This may be a bit of a throwback, but sometimes it is necessary to call out attention to an OST you might not have heard. World of Goo, created by the two-man team, 2D Boy, is a wonderful puzzle game that really demonstrates how improving your presentation (graphics, music, story, etc) can make a game in this genre stand out. The soundtrack is also an awesome listening experience, and what’s funny about it is that Kyle Gabler, who also designed, wrote, and illustrated the game, wrote much of the music for other projects.
“Regurgitation Pumpkin Station”
The first truly infectious track is “Regurgitation Pumpkin Station.” Gabler initially wrote the song for a friend’s short film about a date with the devil. While the ability to imagine that story is dubious, the song blends well with the way some levels are executed. Although there is no time limit, there are typically external factors that can ruin the structure you need to build throughout World of Goo‘s chapters. Like this song, often times as soon as you’re relaxed with what you’re doing, you end up in this mad dash to save your goo balls before they get lost forever to a pit of spikes or flames. The song features an atypical jazz feel to it and stars a funky guitar and smooth drum work. The speed jumps from slow to fast and back again as soon as you get comfortable with either, and the effect is a constant feeling of tension.
I really appreciate music that uses non-traditional sounds, and “Jelly” does so with the continual sound of a train running over tracks in the background. Over top of it is a haunting and undulating piano melody with strings to back it up. The feeling is very dark and moody and sounds surprisingly grim for a puzzle game. The shining moment, though, comes around the 1:40 mark, when the really dramatic electric guitar comes out with heavier drum work, creating a foreboding feeling in the listener and player. Just listening to the track alone makes one wonder what kind of threat is afoot. Even more curious is that Gabler created the song for a short film about a VR world.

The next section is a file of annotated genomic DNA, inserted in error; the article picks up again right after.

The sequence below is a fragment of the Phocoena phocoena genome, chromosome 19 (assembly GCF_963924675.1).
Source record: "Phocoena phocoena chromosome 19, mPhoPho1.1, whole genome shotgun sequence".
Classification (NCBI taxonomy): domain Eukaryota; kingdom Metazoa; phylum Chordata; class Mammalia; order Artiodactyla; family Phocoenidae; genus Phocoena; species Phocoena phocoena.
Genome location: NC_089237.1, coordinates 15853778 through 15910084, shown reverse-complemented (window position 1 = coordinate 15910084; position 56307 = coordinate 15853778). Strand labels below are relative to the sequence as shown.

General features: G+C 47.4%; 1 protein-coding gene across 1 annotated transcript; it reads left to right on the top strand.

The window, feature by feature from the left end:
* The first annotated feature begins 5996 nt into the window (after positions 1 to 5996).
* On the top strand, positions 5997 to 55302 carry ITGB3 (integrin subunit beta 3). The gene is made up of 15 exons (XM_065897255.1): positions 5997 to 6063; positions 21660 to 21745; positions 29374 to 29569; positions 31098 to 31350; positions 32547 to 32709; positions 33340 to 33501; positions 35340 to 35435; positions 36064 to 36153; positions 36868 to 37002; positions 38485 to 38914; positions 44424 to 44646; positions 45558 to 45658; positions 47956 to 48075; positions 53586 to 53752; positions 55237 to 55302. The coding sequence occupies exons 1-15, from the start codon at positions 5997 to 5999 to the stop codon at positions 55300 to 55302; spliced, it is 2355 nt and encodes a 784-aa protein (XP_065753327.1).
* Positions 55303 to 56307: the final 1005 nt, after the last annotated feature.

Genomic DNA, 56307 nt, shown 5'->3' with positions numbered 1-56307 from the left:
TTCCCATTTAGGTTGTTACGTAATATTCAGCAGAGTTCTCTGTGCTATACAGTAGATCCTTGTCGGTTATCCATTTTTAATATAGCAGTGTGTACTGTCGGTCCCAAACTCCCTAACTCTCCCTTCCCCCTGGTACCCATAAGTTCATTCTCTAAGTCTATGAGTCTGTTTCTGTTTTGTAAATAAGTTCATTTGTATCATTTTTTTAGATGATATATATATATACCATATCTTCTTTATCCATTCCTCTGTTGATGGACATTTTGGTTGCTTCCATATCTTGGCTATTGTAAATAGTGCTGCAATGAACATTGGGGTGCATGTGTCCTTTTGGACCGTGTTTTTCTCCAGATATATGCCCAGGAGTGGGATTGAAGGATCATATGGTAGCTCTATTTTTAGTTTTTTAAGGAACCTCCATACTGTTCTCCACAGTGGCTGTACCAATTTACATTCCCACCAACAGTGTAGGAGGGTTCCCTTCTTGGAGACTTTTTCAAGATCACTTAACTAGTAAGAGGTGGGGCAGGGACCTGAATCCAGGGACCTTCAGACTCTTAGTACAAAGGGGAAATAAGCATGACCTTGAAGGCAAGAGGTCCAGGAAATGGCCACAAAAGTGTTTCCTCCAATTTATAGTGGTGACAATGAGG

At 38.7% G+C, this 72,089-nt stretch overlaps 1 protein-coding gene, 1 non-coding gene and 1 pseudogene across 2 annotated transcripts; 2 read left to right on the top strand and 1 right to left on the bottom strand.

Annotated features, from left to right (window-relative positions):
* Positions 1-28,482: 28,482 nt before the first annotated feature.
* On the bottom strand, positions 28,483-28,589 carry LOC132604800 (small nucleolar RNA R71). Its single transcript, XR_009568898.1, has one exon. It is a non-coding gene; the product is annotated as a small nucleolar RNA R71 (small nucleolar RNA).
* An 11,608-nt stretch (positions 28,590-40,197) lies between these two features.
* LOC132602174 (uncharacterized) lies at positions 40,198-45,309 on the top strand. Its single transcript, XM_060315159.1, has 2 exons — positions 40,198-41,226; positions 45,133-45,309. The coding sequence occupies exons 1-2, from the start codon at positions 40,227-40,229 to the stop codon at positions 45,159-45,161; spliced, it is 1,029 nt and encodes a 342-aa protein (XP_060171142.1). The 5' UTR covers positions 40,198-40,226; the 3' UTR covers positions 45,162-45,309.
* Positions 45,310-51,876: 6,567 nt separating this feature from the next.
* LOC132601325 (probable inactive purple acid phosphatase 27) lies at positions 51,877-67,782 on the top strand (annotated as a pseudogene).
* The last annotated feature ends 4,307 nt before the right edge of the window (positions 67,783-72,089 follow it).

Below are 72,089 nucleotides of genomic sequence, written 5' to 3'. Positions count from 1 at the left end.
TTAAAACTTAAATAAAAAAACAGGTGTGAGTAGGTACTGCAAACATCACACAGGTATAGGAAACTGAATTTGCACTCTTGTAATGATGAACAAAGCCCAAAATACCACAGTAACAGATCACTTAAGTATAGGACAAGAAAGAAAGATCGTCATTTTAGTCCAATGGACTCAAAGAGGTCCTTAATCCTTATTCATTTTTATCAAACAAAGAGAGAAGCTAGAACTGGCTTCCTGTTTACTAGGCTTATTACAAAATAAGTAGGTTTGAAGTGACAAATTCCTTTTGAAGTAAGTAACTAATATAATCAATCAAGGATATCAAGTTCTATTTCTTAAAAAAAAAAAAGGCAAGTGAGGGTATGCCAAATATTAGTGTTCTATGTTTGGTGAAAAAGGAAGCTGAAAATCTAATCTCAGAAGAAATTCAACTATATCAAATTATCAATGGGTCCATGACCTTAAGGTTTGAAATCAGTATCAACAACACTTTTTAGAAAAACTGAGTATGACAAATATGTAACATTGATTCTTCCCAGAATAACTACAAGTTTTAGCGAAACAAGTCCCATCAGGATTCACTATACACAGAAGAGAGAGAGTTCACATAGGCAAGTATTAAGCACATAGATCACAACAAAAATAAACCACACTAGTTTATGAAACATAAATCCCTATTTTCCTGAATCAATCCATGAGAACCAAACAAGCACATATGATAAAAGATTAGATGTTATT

“Cog in the Machine”
Keeping the dark theme going, “Cog in the Machine,” which was written for another game, has an even heavier mood than “Jelly.” The most noticeable instrument is this wailing electric guitar melody evocative of someone crying desperately. And throughout the whole track is this back-and-forth string melody that simply plays a high note followed by a low note with haunting regularity. The composer also threw in the sound of rain and children playing in the background along with some wild deep percussion, giving this song a really creepy feel. (Horror movies taught us that children are creepy. You know this.)
“My Virtual World of Goo Corporation”
Bringing the mood back up is “My Virtual World of Goo Corporation.” This is a full-on chiptune with a delightful melody, which brings back the joy sucked out by some of the soundtrack’s darker tracks. The entire song is electronically generated and relatively simple. It really reminds the listener of a nostalgic joy of playing video games and the humor of the characters.
“Best of Times”
My favorite track from World of Goo has to be “Best of Times.” It starts off with the beautiful crooning of the small choir before venturing into dramatic percussion work and a building string theme. You get a sense like you have overcome something significant just by listening, and to compound that feeling, the lead singer of the choir leads her group into another mounting and inspiring chorus before the song goes completely quit. It’s not over, though. Over the sound of a chiming church bell, the choir ends the track with an almost mournful outro, landing the listener softly back down from the triumph.
The World of Goo soundtrack is available for FREE from Kyle Gabler’s own portfolio website.